The Treaty of Fontainebleau, the agreement made by Napoleon and the European coalition in 1814, offered Marie Louise and her son a path for life after Napoleon. Three Italian duchies—Parma, Placentia, and Guastalla—were given to Marie Louise, who would also be able to continue to call herself "empress." The younger Napoleon was no longer permitted to use the title of King of Rome, but he was allowed to style himself as a prince of his mother's Italian territories. (He had technically become Emperor Napoleon II of France for a few days in 1814 in the midst of the wrangling over Napoleon's capitulation and abdication, and then again for a few more days at the end of Napoleon's resurgence the following year.) In his new home at his grandfather's court in Austria, the little boy was called Franz rather than Napoleon. In 1818, his grandfather offered him his own Austrian title, making him Duke of Reichstadt. He died in Vienna at the age of 21.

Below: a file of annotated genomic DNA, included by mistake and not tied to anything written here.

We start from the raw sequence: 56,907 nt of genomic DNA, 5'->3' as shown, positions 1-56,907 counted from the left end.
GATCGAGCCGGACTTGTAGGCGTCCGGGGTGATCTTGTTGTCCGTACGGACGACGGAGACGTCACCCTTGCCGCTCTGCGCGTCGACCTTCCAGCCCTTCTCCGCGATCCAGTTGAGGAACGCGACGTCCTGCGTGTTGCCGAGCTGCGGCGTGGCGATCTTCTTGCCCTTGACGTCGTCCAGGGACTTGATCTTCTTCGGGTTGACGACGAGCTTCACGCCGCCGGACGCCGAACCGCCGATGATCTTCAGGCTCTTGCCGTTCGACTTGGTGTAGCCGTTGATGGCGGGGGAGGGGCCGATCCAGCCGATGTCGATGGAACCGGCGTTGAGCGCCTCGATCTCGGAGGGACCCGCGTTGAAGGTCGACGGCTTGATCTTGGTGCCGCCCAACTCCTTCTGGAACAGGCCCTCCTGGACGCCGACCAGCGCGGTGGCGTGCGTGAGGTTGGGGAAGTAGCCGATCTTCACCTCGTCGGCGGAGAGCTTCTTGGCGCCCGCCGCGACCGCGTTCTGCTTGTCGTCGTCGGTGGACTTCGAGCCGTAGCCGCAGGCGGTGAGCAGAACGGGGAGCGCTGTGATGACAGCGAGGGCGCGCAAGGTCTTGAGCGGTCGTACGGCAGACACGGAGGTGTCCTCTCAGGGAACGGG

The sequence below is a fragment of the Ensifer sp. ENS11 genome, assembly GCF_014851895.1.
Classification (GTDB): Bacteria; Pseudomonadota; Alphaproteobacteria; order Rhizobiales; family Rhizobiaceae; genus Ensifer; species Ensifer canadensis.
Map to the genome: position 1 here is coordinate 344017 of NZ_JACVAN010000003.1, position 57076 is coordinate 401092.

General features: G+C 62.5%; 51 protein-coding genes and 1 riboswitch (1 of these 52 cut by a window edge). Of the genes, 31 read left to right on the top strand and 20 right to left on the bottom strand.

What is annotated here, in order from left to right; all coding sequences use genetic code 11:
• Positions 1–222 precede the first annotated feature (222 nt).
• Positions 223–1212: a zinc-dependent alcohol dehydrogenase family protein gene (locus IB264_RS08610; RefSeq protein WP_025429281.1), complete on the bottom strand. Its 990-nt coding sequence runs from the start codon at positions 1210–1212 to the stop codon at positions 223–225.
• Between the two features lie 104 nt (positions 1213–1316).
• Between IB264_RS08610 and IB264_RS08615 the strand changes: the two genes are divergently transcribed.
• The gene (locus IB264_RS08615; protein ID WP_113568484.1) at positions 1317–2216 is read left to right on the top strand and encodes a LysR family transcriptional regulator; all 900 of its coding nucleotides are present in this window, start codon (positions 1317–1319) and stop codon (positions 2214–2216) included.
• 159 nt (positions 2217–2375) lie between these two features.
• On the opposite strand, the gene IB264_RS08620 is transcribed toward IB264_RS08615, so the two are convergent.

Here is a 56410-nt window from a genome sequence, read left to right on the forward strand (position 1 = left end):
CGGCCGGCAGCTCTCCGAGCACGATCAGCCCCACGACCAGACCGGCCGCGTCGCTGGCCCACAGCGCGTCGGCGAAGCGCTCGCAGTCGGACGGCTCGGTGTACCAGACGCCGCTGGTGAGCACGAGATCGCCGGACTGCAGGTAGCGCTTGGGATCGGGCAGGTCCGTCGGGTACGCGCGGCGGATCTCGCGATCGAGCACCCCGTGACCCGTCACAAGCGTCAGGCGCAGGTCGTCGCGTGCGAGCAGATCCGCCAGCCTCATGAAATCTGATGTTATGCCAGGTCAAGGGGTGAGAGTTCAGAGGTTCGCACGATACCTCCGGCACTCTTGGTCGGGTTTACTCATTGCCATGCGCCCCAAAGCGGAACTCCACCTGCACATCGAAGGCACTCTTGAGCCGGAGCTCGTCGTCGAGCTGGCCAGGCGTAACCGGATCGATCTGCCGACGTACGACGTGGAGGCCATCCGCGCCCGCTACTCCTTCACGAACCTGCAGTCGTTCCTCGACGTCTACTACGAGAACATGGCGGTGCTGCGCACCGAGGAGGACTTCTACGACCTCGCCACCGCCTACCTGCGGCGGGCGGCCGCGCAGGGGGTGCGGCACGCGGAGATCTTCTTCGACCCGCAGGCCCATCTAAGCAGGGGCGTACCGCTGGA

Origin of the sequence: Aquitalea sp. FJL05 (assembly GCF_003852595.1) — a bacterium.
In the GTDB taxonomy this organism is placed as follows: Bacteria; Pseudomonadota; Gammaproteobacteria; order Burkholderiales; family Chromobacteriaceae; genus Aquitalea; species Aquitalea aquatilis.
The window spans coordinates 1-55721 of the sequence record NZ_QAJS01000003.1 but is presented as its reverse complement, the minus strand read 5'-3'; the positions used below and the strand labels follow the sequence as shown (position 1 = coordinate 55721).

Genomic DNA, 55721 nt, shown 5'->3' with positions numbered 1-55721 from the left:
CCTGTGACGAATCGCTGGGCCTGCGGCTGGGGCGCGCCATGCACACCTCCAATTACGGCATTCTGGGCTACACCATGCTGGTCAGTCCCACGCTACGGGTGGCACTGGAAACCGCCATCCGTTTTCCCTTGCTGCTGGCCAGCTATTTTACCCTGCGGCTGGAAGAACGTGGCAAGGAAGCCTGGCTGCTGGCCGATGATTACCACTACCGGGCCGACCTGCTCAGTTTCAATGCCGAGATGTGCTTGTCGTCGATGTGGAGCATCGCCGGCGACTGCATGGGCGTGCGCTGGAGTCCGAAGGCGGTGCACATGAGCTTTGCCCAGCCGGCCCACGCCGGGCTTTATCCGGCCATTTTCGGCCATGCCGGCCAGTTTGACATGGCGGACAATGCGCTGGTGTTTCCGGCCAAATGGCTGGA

Joseph Karl Stieler's portrait of Archduchess Sophie of Austria, 1832 (Wikimedia Commons)


Marie Louise reigned as Duchess of Parma from her husband's abdication in 1814 until her own death in 1847. In her will, she bequeathed the Napoleon Diamond Necklace to one of her sisters-in-law. The new owner of the piece was Archduchess Sophie of Austria, who had married Marie Louise's younger brother, Archduke Franz Karl. Sophie was a daughter of King Maximilian I Joseph of Bavaria—which means, intriguingly from a Bonaparte-related standpoint, that she was a sister-in-law of Eugene de Beauharnais, son of Empress Josephine of France.